5. Conclusions

Eating with a spoon is characterized by several salient kinematic features: a unidirectional change in yaw angle for each movement phase, a short-duration change in roll and in pitch angle during the initial scooping phase, followed by relatively stable roll and pitch angles during the transport to mouth phase [14]. This work shows that automatic identification of these salient events is possible. We suggest that using these measures to describe self-feeding kinematics, makes it possible to tap into functionally-relevant variables associated with efficient performance. In the future, these measures can potentially be used to provide targeted knowledge of performance feedback [32] in order to modify self-feeding performance in people with motor impairments.
In this study, measures of duration and of angular range of motion demonstrated excellent validity. Furthermore, we demonstrate here that kinematic measures based on angular velocity have higher concurrent validity compared with measures based on linear velocity and acceleration (peak velocity, fluency) when extracted from a low-cost inertial sensor, possibly due to the larger computational cost and errors associated with obtaining the latter measures. Future studies will be performed to validate this approach with atypical populations (e.g., cerebral palsy) where self-feeding kinematics are impaired [28]. In addition, additional information will be integrated to complement the DataSpoon, such as a time-coupled trunk movement sensor [22] which will assist identification of postural compensations.

Author Contributions

Conceptualization, T.K., P.L.W., O.Z., T.K.-C.; methodology, T.K., J.F., P.L.W., O.Z.; software, T.K., A.B., J.F.; validation, P.L.W., O.Z., J.F.; formal analysis, T.K.; investigation, T.K.-C., T.K., J.F.; resources, J.F.; data curation, T.K.; writing—original draft preparation, T.K., J.F. writing—review and editing, P.L.W., O.Z., T.K.-C., A.B.; visualization, T.K., J.F.; supervision, P.L.W.; project administration, J.F.; funding acquisition, J.F. All authors have read and agreed to the published version of the manuscript.

Funding

Funding was partially provided by the Israeli Center of Research Excellence “Learning in a Networked Society”, grant number 1716/12.

Conflicts of Interest

The authors declare no conflict of interest.

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Figure 1. (a) Experimental setup. DataSpoon was placed on a placemat pointing towards the distal end of the table. A smartphone captured real-time spoon movement. A trakSTAR sensor was located at the center of the spoon and connected to the trakSTAR box via a lightweight cable. (b) Natural grip. (c) Power grip. (d) Rotated power grip.
Figure 1. (a) Experimental setup. DataSpoon was placed on a placemat pointing towards the distal end of the table. A smartphone captured real-time spoon movement. A trakSTAR sensor was located at the center of the spoon and connected to the trakSTAR box via a lightweight cable. (b) Natural grip. (c) Power grip. (d) Rotated power grip.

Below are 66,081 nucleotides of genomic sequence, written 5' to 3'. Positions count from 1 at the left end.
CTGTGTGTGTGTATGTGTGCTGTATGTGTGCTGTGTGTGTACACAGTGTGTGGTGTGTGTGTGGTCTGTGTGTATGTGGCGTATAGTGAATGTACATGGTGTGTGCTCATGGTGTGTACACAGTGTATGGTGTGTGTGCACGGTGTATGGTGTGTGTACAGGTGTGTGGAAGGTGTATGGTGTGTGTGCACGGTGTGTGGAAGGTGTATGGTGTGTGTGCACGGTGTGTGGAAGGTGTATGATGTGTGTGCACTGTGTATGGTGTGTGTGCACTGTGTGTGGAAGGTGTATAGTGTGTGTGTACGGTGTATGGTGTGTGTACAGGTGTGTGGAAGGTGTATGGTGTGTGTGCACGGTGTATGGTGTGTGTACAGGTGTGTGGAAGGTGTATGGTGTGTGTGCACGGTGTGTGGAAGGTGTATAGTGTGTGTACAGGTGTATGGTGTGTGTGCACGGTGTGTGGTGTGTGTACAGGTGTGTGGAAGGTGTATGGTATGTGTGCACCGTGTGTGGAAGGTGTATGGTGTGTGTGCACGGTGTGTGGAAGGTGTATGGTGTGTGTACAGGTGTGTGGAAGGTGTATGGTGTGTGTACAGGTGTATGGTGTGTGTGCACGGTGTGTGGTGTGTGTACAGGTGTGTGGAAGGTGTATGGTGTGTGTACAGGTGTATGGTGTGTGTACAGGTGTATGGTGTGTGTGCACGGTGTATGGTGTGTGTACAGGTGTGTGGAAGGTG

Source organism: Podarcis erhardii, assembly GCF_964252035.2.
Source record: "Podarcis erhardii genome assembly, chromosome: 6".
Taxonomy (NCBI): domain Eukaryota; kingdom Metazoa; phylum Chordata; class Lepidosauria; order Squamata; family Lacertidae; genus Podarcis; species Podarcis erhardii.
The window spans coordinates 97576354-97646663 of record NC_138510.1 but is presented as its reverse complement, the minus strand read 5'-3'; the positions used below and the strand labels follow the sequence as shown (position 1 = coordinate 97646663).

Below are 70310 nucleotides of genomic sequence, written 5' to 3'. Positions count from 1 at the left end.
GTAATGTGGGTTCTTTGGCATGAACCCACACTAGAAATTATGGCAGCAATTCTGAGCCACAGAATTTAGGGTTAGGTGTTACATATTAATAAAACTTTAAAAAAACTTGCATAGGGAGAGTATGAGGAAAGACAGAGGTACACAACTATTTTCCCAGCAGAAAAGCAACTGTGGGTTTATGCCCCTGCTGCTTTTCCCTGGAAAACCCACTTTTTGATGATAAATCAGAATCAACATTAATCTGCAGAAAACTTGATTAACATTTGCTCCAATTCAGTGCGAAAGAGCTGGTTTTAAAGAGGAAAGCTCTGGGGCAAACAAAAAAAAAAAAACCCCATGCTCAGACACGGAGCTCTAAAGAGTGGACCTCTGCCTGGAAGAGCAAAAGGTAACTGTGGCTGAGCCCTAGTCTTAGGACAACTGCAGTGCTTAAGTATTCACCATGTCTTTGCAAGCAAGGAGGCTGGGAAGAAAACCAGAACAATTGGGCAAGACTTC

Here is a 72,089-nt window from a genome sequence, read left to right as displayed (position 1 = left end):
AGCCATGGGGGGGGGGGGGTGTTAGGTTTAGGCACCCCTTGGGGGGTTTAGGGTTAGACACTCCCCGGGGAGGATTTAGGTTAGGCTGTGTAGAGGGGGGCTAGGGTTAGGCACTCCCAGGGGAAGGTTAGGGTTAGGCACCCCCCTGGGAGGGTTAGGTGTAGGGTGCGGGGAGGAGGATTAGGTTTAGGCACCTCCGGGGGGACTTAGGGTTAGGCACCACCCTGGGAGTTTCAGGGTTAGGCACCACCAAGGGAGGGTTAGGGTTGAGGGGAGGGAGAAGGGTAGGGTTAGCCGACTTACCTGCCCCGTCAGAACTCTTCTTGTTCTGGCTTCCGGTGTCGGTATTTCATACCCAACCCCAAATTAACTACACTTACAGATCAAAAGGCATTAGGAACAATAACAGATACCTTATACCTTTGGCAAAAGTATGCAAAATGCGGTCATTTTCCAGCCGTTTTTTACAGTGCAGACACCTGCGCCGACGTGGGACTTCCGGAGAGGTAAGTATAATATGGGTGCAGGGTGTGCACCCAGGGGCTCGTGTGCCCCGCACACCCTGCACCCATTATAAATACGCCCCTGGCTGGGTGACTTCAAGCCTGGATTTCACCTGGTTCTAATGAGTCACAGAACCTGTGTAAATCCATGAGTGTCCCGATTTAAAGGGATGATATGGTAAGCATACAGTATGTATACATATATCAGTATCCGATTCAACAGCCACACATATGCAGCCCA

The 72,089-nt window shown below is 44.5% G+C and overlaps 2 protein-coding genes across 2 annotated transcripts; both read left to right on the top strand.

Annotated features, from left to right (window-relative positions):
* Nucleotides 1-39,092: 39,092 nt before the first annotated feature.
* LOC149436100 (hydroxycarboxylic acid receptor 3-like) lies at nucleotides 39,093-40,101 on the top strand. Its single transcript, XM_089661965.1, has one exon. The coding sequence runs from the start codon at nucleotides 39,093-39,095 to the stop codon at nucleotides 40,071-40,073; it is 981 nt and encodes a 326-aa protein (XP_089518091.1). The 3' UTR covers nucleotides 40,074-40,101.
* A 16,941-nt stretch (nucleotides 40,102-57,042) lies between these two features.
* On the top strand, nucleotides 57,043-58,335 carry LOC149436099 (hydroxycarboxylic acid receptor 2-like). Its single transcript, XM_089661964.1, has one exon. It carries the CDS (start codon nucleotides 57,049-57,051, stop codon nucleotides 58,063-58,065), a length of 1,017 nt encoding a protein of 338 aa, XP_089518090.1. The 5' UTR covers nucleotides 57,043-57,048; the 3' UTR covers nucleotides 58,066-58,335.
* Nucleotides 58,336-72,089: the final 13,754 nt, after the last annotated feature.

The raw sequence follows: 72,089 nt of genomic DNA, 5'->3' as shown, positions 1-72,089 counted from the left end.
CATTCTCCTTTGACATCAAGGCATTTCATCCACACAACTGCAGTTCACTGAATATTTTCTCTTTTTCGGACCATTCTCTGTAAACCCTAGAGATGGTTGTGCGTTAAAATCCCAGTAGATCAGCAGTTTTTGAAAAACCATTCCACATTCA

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Figure 2. Yaw, Pitch and Roll angles (Tait–Bryan angles). The final orientation consists of three rotations in order: (a) yaw is the rotation about the z (up-down) axis; (b) pitch is the rotation about the rotated horizontal (y) axis; (c) roll is the rotation about the long axis (rotated x axis) of the spoon.
Figure 2. Yaw, Pitch and Roll angles (Tait–Bryan angles). The final orientation consists of three rotations in order: (a) yaw is the rotation about the z (up-down) axis; (b) pitch is the rotation about the rotated horizontal (y) axis; (c) roll is the rotation about the long axis (rotated x axis) of the spoon.
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Figure 3. Yaw, Pitch and Roll angles for 3 consecutive eating cycles at natural spoon position and comfortable speed. trakSTAR (blue) and DataSpoon (red) signals were synchronized by a common movement of pitch at onset of recording. Black vertical lines indicate timing of eating cycle events identified for trakSTAR signals. Blue and red vertical lines (bottom panel) demonstrate the calculation of range (in this case - of roll) for one movement part.
Figure 3. Yaw, Pitch and Roll angles for 3 consecutive eating cycles at natural spoon position and comfortable speed. trakSTAR (blue) and DataSpoon (red) signals were synchronized by a common movement of pitch at onset of recording. Black vertical lines indicate timing of eating cycle events identified for trakSTAR signals. Blue and red vertical lines (bottom panel) demonstrate the calculation of range (in this case - of roll) for one movement part.
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Figure 4. Tangential velocity profiles from trakSTAR (middle panel) and DataSpoon (bottom panel). Yaw for both systems is depicted in the top panel for comparison. One movement duration is marked for both devices. The number of peaks in the tangential velocity profile (i.e., zero crossings in the acceleration profile) is marked for the first part of movement (“to mouth”), and the peak velocity is marked for the second part (“from mouth”).
Figure 4. Tangential velocity profiles from trakSTAR (middle panel) and DataSpoon (bottom panel). Yaw for both systems is depicted in the top panel for comparison. One movement duration is marked for both devices. The number of peaks in the tangential velocity profile (i.e., zero crossings in the acceleration profile) is marked for the first part of movement (“to mouth”), and the peak velocity is marked for the second part (“from mouth”).
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Table 1. Comparison of motion capture devices used in the study.
Table 1. Comparison of motion capture devices used in the study.
GemSense Red Amber (Including Battery Extension)Ascension trakSTAR System with Model 180 Sensor
Size24 mm diameter2 mm diameter, 9.9 mm length (not including cable)
Mass25 g<5 g (not including cable)
AccuracyNot availablePosition: 1.4 mm RMS, angle: 0.5° RMS
RangeDependent on Bluetooth (approx. 10 m)58 cm at highest accuracy level